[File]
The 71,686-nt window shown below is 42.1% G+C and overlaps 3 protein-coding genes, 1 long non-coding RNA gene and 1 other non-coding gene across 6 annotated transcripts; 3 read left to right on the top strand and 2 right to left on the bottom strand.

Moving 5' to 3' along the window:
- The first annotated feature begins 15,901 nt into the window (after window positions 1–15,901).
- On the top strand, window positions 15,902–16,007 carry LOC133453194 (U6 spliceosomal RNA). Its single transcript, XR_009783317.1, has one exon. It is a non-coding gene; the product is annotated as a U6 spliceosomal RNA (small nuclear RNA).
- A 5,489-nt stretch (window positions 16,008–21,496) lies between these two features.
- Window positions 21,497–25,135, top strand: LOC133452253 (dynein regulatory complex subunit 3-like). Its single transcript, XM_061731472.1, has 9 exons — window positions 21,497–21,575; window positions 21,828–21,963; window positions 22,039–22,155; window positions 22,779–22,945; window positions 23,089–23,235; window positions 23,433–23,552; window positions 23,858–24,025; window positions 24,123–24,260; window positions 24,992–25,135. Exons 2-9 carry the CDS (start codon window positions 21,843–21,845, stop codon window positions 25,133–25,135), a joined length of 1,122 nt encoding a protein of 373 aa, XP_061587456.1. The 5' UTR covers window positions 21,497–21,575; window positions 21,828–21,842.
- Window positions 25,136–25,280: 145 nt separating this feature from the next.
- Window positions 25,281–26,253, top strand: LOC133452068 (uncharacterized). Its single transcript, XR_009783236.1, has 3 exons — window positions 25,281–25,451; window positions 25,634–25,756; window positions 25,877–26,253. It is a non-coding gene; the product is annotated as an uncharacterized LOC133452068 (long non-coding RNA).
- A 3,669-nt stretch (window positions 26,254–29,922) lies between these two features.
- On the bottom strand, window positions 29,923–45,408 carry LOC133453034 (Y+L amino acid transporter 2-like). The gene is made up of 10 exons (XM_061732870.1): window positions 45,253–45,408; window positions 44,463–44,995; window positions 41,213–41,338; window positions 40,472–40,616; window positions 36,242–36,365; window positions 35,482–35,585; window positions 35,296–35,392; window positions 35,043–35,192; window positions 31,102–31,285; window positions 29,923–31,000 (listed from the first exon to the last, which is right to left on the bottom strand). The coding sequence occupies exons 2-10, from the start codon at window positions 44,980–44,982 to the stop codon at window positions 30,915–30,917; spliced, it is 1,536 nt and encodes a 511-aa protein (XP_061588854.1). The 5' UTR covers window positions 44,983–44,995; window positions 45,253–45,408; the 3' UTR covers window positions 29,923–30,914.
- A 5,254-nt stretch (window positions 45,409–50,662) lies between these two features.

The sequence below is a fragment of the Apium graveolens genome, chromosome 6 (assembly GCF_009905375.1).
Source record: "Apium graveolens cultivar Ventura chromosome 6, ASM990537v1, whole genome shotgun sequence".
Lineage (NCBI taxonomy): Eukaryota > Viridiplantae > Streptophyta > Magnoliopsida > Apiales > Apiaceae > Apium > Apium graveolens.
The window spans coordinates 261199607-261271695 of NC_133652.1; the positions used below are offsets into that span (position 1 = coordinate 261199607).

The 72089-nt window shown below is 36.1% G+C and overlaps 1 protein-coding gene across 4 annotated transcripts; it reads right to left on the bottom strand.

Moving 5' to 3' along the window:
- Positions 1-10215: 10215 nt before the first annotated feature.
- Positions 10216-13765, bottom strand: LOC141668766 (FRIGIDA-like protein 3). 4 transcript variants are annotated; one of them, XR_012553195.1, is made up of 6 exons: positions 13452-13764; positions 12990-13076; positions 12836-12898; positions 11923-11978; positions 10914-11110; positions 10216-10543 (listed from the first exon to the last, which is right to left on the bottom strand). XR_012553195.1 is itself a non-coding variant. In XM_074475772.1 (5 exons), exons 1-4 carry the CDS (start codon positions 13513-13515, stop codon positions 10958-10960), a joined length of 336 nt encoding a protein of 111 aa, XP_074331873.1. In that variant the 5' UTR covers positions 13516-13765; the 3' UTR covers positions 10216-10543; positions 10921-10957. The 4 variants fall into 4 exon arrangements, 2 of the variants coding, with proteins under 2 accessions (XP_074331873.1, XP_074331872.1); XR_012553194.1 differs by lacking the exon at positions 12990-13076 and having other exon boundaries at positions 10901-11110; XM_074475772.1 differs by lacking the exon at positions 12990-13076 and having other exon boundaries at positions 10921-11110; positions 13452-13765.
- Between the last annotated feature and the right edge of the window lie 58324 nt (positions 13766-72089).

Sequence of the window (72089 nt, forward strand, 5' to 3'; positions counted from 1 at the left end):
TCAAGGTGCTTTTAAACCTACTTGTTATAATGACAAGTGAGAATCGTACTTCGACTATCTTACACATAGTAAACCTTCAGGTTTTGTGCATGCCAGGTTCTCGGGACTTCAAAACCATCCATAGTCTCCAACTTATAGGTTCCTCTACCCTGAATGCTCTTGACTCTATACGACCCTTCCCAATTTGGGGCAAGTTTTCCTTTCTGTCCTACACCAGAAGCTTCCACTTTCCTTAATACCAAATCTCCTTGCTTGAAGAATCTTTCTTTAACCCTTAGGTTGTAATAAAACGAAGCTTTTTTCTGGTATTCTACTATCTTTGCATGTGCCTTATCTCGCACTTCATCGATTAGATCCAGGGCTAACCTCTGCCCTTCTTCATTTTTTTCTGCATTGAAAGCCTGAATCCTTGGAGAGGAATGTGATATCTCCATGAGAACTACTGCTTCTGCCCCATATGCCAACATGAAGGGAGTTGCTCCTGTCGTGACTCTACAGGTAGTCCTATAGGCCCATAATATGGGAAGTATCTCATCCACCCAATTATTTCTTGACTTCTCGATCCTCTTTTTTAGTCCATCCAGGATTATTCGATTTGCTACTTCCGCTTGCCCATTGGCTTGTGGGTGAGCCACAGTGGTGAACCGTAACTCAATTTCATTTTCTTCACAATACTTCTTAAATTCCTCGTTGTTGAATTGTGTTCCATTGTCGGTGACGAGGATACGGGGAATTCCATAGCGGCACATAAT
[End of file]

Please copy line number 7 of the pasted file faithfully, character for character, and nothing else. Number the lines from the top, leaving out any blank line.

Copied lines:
- Window positions 25,136–25,280: 145 nt separating this feature from the next.